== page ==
Booth remembered for his passion for Sumter

BY ADRIENNE SARVIS
adrienne@theitem.com
Posted 3/11/18

This week, many in Sumter are remembering Richard Lauren Booth, 65, known for his charitable nature and compassion for his community, who passed away on Monday.

Born in Sumter, Booth was a graduate of Thomas Sumter Academy and later earned a …

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Booth remembered for his passion for Sumter

Posted

This week, many in Sumter are remembering Richard Lauren Booth, 65, known for his charitable nature and compassion for his community, who passed away on Monday.

Born in Sumter, Booth was a graduate of Thomas Sumter Academy and later earned a degree in financial management from Clemson University. He continued his education by earning a Juris Doctor Degree from University of South Carolina School of Law.

He was admitted to the South Carolina Bar in 1977 and began his law career by practicing law with Lee & Moise, and Nash, Chappell & Wilson before starting his own firm in 1986.

Booth was appointed special referee and interim master for Sumter County by Chief Justice Jean Toal in 2006 and as permanent master in equity for Sumter County by Gov. Mark Sanford in 2008.

Booth was a lifelong member of Trinity United Methodist Church, where he was an active member of the Boyle Bible Class and a Sunday school teacher for more than 45 years.

He is also known for his participation in numerous community groups and boards and for coaching youth basketball.

Booth is survived by his wife, Gayle, of 37 years; daughter, Jayne Booth Shiver, and her husband, John Willis Shiver IV; son, Richard Lauren Parrott Booth, and his wife, Jamie Jackson Booth; and two granddaughters, Jayne Fraser Booth Shiver and Hunter Elizabeth Booth.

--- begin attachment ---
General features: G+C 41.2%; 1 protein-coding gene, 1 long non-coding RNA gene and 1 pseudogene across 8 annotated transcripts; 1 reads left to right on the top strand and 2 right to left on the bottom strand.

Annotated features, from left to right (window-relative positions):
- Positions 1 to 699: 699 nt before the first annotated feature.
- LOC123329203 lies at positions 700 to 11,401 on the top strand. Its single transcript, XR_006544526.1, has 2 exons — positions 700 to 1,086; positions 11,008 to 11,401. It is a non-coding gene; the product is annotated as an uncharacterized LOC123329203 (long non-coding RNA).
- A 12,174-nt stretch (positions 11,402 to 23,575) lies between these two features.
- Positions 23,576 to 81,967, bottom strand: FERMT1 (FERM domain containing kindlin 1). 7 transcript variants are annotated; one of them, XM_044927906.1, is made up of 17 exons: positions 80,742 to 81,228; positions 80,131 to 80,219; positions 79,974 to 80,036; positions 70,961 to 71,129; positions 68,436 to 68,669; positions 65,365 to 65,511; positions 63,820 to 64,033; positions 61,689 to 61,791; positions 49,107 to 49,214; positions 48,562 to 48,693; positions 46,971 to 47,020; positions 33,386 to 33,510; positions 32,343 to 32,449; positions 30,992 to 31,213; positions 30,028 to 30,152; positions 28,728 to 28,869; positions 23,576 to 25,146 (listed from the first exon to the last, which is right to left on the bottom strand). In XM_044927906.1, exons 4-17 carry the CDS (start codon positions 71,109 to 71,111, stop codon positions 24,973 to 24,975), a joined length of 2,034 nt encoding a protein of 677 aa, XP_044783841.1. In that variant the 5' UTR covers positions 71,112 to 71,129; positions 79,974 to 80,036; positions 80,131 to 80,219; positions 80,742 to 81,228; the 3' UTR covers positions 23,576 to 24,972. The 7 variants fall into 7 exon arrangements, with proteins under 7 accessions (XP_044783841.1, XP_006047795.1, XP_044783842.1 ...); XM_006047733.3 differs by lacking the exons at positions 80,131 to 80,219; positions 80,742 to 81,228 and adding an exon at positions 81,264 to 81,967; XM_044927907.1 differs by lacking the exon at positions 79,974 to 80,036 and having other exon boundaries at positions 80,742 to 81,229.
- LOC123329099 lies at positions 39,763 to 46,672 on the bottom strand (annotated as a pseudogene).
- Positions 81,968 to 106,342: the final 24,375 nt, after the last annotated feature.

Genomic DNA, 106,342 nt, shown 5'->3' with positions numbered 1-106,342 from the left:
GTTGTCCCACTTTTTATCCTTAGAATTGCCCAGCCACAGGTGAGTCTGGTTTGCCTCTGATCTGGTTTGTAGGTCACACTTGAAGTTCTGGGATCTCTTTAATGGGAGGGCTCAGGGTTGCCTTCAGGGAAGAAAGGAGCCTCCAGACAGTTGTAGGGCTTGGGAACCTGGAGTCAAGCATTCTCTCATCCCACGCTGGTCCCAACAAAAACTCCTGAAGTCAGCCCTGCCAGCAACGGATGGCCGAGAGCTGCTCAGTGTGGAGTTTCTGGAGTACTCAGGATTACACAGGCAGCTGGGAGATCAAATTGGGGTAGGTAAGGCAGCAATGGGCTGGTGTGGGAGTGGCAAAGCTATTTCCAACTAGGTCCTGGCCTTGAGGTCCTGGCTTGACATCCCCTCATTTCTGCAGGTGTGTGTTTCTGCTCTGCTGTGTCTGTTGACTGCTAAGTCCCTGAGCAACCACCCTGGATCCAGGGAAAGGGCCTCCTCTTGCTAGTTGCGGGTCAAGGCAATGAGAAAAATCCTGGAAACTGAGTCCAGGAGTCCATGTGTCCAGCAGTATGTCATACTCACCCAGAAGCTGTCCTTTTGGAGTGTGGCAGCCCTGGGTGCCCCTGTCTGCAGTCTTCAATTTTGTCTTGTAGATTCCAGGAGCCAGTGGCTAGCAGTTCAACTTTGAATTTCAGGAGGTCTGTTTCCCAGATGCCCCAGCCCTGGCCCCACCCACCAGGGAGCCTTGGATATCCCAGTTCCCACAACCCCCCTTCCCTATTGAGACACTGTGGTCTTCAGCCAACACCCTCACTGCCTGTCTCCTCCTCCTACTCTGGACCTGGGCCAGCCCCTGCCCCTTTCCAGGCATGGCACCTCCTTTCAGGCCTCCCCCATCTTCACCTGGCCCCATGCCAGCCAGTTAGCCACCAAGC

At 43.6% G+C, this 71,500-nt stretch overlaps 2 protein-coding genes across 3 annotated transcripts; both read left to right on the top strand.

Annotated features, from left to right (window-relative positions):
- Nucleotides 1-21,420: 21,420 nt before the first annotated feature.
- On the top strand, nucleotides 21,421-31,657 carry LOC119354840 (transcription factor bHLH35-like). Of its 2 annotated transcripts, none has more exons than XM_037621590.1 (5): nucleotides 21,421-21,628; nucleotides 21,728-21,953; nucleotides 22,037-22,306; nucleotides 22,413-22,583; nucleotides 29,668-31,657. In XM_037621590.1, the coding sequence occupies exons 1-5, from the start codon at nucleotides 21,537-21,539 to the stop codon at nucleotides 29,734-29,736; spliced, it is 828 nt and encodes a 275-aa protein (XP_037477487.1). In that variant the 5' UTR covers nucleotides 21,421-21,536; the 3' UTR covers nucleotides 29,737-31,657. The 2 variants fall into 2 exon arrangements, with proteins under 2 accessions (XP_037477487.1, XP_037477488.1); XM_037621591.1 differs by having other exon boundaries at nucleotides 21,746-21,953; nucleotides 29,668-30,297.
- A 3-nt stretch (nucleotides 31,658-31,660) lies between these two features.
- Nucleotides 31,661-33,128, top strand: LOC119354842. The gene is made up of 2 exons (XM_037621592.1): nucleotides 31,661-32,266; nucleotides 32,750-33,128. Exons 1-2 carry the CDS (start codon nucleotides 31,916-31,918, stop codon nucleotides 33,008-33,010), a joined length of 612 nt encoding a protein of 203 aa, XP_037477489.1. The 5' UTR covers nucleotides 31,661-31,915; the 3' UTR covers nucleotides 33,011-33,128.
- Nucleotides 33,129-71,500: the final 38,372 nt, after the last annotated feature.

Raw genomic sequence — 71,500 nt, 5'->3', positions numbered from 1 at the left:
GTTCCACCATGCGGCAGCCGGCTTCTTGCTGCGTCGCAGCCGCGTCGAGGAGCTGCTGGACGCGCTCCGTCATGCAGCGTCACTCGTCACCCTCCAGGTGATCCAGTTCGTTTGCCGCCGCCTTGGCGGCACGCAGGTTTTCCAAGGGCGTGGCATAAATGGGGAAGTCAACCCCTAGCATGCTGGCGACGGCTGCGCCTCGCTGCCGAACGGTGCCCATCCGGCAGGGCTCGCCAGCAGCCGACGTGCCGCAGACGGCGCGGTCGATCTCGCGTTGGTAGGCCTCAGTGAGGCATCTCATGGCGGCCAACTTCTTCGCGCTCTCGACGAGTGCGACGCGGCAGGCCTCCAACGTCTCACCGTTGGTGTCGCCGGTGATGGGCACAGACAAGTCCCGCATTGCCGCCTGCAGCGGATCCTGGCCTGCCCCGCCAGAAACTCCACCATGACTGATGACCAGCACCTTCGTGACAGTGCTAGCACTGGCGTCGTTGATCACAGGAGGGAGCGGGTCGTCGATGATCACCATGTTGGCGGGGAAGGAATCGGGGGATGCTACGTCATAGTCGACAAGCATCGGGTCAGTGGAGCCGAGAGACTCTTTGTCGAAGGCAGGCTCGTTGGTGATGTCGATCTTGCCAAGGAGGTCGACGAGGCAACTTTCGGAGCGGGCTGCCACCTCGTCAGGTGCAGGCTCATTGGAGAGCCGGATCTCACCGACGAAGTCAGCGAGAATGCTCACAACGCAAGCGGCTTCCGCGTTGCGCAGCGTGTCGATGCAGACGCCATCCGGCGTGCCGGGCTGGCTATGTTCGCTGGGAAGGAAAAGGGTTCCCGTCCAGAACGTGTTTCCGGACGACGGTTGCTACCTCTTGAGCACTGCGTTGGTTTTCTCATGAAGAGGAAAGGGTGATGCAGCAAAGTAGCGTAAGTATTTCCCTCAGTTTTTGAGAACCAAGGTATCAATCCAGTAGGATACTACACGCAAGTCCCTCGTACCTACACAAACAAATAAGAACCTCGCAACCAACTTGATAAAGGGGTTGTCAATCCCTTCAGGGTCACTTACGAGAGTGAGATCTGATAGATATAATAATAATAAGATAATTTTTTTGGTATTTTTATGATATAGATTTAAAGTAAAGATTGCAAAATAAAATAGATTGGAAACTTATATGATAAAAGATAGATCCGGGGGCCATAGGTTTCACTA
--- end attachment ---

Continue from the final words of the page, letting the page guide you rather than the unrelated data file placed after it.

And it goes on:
Everything he did was for the good of the community and his family, Richard L. Booth said. He wasn't looking for acknowledgement, he said.

"There has never been a day in my conscious life that I didn't feel so blessed and incredibly fortunate to be my father's daughter," Jayne Shiver said.

Through word and example, she said her father taught the importance of honesty, self-sacrifice, character and love.

"His passion was contagious and set the tone for all of us that were fortunate enough to be graced by his presence," Shiver said.

"I never took this special man for granted," she said. "He lived a full and joyful life."

"My brother and I hope that we can carry on the tremendous legacy my father established by living a life defined by integrity, dignity and honor."

Booth was remembered by his friends just as fondly as he was by his family.

"Professionally, he was known as a man of great integrity and insight," Anthony Hoefer, a fellow member of the Fortnightly Club and good friend, said.

As a judge, he enjoyed delving into complex legal issues and was never satisfied until he had researched it thoroughly and came up with the right decision, he said.

Outside of his legal career, Booth is known for his dedication to his family and contributions to the community.

"Dick was one of these people who fully participated in life and was a member of a number of organizations," he said.

"We grew up together," said Fred Brogdon, one of Booth's longtime friends.

Brogdon recalled playing basketball together, one of Booth's passions even into adulthood. "We were gym rats," he said.

Dick was also a renaissance man who loved music and literature, Brogdon said. He wrote some of the most thought-provoking papers for the Fortnightly Club, he said.

"More importantly," Brogdon said, "he was just a good friend."

It was just natural for him to want to help, he said.

Dick came from a family that always served the community, and he carried on that legacy, he said.

He was deeply concerned about Sumter and its people - just like his father, he said.

A funeral service for Richard Booth was held on Thursday at Trinity United Methodist Church. He was buried in Sumter Cemetery.